to walk into troubling situations

STreet Blur

to walk into troubling situations

knowing truths

(we all do)

and pushing through

aware, with purpose

lawrence of arabia

david and goliath

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Feet

feet

In honor of National Poetry Writing Month (NaPoWriMo) during the month of April, I am unveiling the following poem, inspired, probably, by Shel Silverstein.

Feet are good to walk upon

and good for running, too;

Without them very many things

would be quite hard to do:

like pedaling, kicking, standing, stomping,

wading through the goo;

like dancing, skipping,

skinny-dipping,

frolicking and fun;

playing piggy-toes and footsie,

and swimming in the sun;

and trekking, climbing,

double-timing,

lurking, lunking,

slam-dunking;

car driving,

snorkeling, diving,

bungee jumping,

bumper bumping;

hunting, planting,

lumbering, panting,

slinking, sliding,

marching, riding;

hang-gliding,

skipping, striding,

passing, blocking,

sleep walking;

base running,

engine gunning,

dunking, spiking,

boating, biking;

high jumping,

floor thumping,

volleying, serving,

steering, swerving;

dashing, fleeing,

springing, skiing,

skate boarding,

river fording;

beach yoga

in a toga,

lunging, stretching,

drink-fetching;

standing up and balancing,

or stretching out your toes;

or wearing shoes or sandals,

or snowshoes when it snows;

or socks or clogs or moccasins,

sneakers, skates, or cleats;

flip flops, or flippers; even bare

we love our feet;

Through blisters, cuts, and bunions,

twisted ankles, and stubbed toes,

our feet are always there for us,

just like our eyes or nose;

Digging into sandy surf,

on mud or grass or street,

our feet are here to ground us, so

appreciate your feet!

Manatee Vanity

From Under the Pages

(A Limerick)

Pier with rain If you look closely, you can see the shy manatee lurking under the water, just above center.

A hysterically self-conscious manatee

had trouble maintaining her sanity;

She swam up to a pier,

where she looked in a mirror:

Self-repugnance gave way to great vanity.

—Dedicated to R.M., in recognition of his great admiration for large marine mammals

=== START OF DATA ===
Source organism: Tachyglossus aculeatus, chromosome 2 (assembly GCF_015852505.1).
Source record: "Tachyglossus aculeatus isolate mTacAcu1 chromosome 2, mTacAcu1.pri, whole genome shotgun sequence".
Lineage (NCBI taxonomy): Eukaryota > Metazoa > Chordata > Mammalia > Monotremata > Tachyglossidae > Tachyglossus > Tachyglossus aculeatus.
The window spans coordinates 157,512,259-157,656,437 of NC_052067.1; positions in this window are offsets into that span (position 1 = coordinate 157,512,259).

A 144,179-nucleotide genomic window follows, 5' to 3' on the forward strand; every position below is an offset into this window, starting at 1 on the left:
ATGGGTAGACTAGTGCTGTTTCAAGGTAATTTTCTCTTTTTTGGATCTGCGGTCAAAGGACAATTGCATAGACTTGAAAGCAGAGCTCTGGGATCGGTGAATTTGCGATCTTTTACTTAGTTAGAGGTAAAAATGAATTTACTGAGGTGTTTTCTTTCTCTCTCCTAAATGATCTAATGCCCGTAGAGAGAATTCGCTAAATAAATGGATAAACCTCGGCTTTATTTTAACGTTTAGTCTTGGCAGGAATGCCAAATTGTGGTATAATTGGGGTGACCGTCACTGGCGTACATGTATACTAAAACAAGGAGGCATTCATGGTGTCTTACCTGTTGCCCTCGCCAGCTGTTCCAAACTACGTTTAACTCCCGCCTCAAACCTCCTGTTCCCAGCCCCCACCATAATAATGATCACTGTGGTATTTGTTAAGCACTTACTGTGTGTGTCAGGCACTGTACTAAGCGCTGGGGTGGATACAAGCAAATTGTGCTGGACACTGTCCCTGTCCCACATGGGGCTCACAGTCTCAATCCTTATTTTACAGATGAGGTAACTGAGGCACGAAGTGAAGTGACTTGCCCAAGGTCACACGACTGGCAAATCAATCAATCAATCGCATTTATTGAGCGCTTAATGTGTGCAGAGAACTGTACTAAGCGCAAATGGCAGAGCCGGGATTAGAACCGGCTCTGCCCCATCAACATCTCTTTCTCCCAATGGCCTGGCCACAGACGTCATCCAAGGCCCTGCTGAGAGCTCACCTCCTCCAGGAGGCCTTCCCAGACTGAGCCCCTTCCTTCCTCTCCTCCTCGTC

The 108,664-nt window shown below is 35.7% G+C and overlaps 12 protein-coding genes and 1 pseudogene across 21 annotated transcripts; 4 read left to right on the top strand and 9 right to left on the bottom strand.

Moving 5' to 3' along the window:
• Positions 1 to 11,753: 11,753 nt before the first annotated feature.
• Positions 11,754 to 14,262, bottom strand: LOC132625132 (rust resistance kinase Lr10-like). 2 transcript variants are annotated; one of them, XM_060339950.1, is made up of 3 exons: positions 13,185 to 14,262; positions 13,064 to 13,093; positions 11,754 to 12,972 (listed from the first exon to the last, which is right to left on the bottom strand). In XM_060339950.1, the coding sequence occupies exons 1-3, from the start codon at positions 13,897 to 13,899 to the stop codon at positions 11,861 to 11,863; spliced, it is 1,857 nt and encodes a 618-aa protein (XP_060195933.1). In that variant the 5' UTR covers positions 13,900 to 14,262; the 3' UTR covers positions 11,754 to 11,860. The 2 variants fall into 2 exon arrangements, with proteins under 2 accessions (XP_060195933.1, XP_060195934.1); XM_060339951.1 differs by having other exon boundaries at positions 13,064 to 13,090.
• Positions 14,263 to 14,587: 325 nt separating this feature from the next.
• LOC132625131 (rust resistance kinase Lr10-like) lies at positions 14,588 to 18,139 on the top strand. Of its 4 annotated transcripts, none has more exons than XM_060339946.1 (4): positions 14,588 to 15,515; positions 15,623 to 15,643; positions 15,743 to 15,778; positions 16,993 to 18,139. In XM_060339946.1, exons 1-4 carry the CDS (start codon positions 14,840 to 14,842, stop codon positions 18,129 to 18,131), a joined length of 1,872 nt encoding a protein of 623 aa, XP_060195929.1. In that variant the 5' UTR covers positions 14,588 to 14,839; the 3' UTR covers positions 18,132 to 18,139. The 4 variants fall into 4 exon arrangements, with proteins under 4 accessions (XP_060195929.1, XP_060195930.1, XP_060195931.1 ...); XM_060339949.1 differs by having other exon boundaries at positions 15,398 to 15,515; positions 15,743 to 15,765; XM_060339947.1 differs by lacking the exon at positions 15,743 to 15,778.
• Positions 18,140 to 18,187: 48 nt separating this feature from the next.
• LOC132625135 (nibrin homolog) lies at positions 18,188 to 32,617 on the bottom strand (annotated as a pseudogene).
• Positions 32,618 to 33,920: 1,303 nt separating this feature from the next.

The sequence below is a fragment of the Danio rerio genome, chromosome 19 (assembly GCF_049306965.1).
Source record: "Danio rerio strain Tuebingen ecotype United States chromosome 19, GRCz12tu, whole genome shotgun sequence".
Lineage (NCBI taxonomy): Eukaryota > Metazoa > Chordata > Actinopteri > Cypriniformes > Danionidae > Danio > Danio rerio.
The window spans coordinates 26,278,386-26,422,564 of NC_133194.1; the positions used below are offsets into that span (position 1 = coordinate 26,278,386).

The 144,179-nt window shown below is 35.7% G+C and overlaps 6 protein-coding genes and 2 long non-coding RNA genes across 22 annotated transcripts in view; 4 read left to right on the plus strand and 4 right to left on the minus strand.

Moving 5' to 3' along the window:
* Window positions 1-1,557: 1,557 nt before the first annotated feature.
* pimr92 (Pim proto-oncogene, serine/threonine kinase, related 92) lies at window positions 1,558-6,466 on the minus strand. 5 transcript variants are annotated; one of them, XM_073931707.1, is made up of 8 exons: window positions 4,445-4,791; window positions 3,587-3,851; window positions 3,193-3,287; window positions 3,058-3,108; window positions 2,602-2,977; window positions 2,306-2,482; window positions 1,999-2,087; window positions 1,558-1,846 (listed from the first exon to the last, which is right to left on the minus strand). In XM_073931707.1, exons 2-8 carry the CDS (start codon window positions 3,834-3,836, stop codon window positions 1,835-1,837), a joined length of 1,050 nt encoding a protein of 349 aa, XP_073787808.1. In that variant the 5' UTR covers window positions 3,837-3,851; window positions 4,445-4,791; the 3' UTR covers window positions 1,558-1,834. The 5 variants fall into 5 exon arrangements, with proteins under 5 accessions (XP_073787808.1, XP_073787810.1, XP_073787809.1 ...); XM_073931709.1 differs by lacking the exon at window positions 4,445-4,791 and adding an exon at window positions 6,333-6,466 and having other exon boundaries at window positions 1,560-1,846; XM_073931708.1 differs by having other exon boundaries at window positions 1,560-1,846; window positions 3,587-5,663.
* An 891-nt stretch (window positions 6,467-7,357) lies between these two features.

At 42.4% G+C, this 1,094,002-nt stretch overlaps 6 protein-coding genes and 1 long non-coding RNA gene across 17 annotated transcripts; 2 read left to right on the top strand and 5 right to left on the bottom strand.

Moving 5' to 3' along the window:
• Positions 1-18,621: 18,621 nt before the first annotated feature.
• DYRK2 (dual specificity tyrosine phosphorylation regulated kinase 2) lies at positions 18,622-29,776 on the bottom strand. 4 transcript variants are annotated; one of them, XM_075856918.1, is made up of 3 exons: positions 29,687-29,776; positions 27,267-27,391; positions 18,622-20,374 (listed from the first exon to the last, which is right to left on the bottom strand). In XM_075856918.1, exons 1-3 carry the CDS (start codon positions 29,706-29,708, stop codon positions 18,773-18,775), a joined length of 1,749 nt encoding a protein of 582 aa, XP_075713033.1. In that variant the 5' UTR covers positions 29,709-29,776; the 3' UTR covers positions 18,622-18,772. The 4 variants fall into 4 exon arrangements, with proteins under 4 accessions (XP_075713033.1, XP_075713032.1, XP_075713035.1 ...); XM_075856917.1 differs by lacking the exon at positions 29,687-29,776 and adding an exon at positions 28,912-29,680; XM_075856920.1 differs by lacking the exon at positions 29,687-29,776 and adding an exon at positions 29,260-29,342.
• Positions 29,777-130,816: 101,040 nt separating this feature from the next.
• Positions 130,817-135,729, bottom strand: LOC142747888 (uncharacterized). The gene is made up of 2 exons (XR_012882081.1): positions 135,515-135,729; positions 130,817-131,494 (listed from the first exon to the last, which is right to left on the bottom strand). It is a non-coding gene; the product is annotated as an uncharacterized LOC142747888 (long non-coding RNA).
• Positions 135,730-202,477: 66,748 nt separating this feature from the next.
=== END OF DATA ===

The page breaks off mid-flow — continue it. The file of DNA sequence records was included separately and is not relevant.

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Sentient Pear

From Under the Pages

orchids

seated on a rope spool

around the small family table

i was offered something special.

green and oval

like an avocado, but, with scales.

dragon pear.

i stared in wonder. papa with great panache,

and a paring knife, demonstrated ever so precisely

the flaying and vivisection

of this most noble fruit.

i see

pink, like watermelon,

tangy sweetness, like a strawberry,

but not …

perfume for the tongue, atomized

into evanescence.

ambrosia. undefinable; no reference point.

big back eyes that were seeds, staring back innocently.

cooling and green, like nectar from a melon

forming a long rivulet that dripped off my chin.

that was before computers.

today I looked up cherimoya on wikipedia:

“although the cherimoya cannot stand snow,

it does like to see it in the distance.”

Snowy Peak(See NaPoWriMo.net to participate!)

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A Poem a Day: National Poetry Writing Month

Hairy Tree 2
Visual teaser for “The Call of Spring,” to be published on April 5, 2014 on From Under the Pages

I’m not sure if you’ve heard, but April is National Poetry Writing Month (NaPoWriMo). And for the first time ever, I’ve caught onto a writing challenge at the beginning! Every November is National Novel Writing Month (NaNoWriMo), but a novel in 30 days (or even a lot more days) is still a bit daunting to me. However, I can actually commit to a poem a day for 30 days. So if you don’t see new posts here for periods of time, it’s because of the effort I’m putting into my other blog, From Under the Pages. Check out my daily poems there. Heck, if you like them, you can even follow me there! Also, if you’re interested in reading other poetry, wander over to Napowrimo.net to get daily optional prompts, and read featured poets. You can also have your blog listed on the NaPoWriMo participants’ list. Happy poem-writing! Another great source of poetic inspiration is Poets.org, the website of the Academy of American Poets.